Placebo Comparator: Placebo
Matched placebo capsules
Drug: Placebo
Placebo

Detailed Description:

Does metformin lower the blood sugar level in patients suffering from exacerbations of chronic obstructive pulmonary disease (COPD)?

COPD is the fourth leading cause of death worldwide, and a major cause of ill health. In the UK, it affects some 3.7 million people and causes over 30,000 deaths per year. It is usually, but not always, caused by smoking. Most people affected are over 65-years-old. Sufferers experience progressively worsening cough, sputum production, breathlessness and exercise limitation. This is punctuated by 'flare-ups' (exacerbations), when their symptoms worsen substantially. Approximately 25% of patients hospitalised for exacerbations die within a year, and over 50% within 5 years. There is a pressing need for new and improved treatments for COPD exacerbations.

This study will assess the effect of metformin, a tablet medication, in COPD exacerbations. Metformin has been in common use for over 50 years in patients with diabetes, to lower the blood sugar level. In COPD exacerbations, the blood sugar level is often high, and the higher it is, the more likely the patient will have a poor outcome. This led us to speculate that lowering the sugar level with metformin may improve outcomes from COPD exacerbations. However, COPD and diabetes are quite different diseases, and the investigators do not know whether metformin will work as a sugar-lowering medicine in COPD exacerbations. The investigators need to confirm this before the investigators can perform larger studies to assess its effect on outcomes such as readmission and mortality rates.

The investigators will test this medicine in a 1-month trial in patients hospitalised for COPD exacerbations. The target sample size is 69 patients, with a minimum of 48 patients required for primary endpoint analysis. Two-thirds of the patients will take metformin, and one-third a dummy (placebo) tablet. Neither the patients nor the researchers know who is taking which. The investigators will measure their sugar levels by regular finger-prick tests, and then compare the average readings in the two groups. The investigators will also assess the medicine's effects on other markers of blood sugar level, and carry out additional exploratory investigations on the effect of the medicine on clinical outcomes, markers of inflammation, and markers of oxidative/carbonyl stress and steroid responsiveness.

  Eligibility

Ages Eligible for Study:   35 Years and older
Genders Eligible for Study:   Both
Accepts Healthy Volunteers:   No
Criteria

Inclusion Criteria:

  • Diagnosis of COPD
  • Hospitalisation for exacerbation of COPD
  • Age ≥35 years
  • Expected to remain in hospital for at least 48 hours

Exclusion Criteria:

  • Prior diagnosis of diabetes mellitus requiring insulin or oral hypoglycaemic therapy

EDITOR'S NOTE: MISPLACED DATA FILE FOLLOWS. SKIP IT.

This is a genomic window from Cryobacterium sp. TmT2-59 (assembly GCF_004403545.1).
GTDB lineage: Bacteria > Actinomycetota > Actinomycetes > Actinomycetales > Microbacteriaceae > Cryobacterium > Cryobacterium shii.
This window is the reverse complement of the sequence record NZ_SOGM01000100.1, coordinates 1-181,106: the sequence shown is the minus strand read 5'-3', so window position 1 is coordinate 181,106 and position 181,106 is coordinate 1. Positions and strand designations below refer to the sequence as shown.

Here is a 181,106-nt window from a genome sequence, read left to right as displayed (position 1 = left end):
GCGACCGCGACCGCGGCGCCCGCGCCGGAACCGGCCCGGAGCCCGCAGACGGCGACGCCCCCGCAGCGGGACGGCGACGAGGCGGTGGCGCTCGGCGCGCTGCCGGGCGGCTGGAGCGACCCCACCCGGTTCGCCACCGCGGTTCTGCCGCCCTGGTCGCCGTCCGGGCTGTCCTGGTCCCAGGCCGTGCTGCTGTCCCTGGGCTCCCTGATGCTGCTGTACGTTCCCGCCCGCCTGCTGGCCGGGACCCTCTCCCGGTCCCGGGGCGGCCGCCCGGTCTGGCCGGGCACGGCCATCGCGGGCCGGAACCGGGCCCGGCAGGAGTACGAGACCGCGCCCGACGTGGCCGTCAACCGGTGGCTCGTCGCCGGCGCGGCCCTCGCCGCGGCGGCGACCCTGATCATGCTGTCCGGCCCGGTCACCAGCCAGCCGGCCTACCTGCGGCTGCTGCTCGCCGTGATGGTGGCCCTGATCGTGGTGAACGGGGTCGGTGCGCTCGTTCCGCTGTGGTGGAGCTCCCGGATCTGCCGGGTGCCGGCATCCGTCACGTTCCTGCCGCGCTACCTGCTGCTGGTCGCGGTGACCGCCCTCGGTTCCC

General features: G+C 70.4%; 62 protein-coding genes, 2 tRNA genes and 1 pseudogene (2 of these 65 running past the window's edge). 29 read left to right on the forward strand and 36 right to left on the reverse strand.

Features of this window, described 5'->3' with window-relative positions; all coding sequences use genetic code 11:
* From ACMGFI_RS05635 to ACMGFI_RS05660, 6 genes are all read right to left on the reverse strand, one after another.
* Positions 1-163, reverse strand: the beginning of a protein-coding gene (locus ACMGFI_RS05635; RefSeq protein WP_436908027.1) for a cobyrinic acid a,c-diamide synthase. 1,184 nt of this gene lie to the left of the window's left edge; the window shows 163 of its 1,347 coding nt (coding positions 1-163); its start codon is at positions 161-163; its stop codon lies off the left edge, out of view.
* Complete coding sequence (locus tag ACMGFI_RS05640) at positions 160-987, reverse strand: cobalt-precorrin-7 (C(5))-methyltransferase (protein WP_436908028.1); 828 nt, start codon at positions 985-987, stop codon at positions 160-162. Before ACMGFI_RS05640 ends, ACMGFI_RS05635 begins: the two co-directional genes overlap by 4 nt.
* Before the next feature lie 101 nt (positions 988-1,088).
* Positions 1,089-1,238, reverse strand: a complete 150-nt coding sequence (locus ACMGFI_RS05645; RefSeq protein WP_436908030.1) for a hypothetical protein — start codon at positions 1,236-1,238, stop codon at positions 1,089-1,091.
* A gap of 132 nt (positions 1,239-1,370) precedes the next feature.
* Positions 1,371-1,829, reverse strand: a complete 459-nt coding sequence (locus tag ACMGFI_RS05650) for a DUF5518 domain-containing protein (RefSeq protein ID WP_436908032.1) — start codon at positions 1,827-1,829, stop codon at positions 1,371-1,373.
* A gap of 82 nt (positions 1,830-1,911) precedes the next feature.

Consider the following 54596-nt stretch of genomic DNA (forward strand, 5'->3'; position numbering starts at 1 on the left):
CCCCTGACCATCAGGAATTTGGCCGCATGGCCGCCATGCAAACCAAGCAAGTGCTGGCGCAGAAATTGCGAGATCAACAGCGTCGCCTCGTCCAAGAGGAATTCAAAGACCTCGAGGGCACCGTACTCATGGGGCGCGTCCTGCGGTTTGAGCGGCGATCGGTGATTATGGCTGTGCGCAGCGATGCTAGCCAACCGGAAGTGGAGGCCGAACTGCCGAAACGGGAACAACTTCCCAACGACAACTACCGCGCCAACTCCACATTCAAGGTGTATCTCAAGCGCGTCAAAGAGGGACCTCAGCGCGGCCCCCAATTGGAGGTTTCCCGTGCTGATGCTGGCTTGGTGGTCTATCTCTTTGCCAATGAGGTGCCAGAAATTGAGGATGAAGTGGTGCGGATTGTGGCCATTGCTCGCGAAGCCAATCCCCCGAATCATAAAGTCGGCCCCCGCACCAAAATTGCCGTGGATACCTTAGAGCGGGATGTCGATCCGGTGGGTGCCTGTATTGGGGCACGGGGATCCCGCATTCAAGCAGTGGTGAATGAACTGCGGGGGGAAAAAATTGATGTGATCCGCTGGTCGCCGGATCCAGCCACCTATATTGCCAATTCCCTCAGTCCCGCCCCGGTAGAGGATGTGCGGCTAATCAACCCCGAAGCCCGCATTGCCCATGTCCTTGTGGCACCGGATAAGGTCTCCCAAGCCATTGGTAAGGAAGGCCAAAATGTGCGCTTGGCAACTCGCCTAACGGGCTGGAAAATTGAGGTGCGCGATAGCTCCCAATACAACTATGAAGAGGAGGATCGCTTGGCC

• Hypersensitivity to metformin hydrochloride or to any of the excipients
  • Renal impairment
  • Severe sepsis
  • Metabolic acidosis
  • Decompensated type 2 respiratory failure
  • Severe congestive cardiac failure
  • Acute coronary syndrome
  • Hepatic insufficiency
  • Excessive alcohol consumption
  • Malnourished or at high risk for malnutrition
  • Moribund or not for active treatment
  • Admitted to critical care unit
  • Unable to give informed consent
  • Pregnancy or lactation
  Contacts and Locations
Choosing to participate in a study is an important personal decision. Talk with your doctor and family members or friends about deciding to join a study. To learn more about this study, you or your doctor may contact the study research staff using the Contacts provided below. For general information, see Learn About Clinical Studies.

Please refer to this study by its ClinicalTrials.gov identifier: NCT01247870

Locations
United Kingdom
North Tees and Hartlepool NHS Trust
Hartlepool, Cleveland, United Kingdom, TS24 9AH
University Hospitals of Morecambe Bay NHS Trust
Lancaster, Cumbria, United Kingdom, LA9 7RG
East Sussex Healthcare NHS Trust
Hastings, East Sussex, United Kingdom, TN37 7PT
Blackpool Teaching Hospitals NHS Trust
Blackpool, Lancashire, United Kingdom, FY3 8NR
Lancashire Teaching Hospitals NHS Trust
Preston, Lancashire, United Kingdom, PR2 9HT
Sherwood Forest Hospitals NHS Trust
Sutton-in-Ashfield, Nottinghamshire, United Kingdom, NG17 4JL
Chelsea and Westminster Hospital
London, United Kingdom, SW10 9NH
St George's Hospital
London, United Kingdom, SW17 0QT
Freeman Hospital
Newcastle, United Kingdom, NE7 7DN
Sponsors and Collaborators
St George's, University of London
Medical Research Council
British Lung Foundation
Investigators
Study Chair: Emma H Baker, MBChB PhD St George's, University of London
Principal Investigator: Andrew W Hitchings, BSc MBBS St George's Healthcare NHS Trust
  More Information

No publications provided

Responsible Party: St George's, University of London
ClinicalTrials.gov Identifier: NCT01247870     History of Changes
Other Study ID Numbers: 10.0086, 2010-020818-28
Study First Received: November 23, 2010
Last Updated: March 4, 2014
Health Authority: United Kingdom: Research Ethics Committee
United Kingdom: Medicines and Healthcare Products Regulatory Agency

Keywords provided by St George's, University of London:
Chronic obstructive pulmonary disease, COPD, metformin

Additional relevant MeSH terms:
Lung Diseases
Lung Diseases, Obstructive
Pulmonary Disease, Chronic Obstructive
Respiratory Tract Diseases
Metformin
Hypoglycemic Agents
Pharmacologic Actions
Physiological Effects of Drugs

ClinicalTrials.gov processed this record on November 20, 2014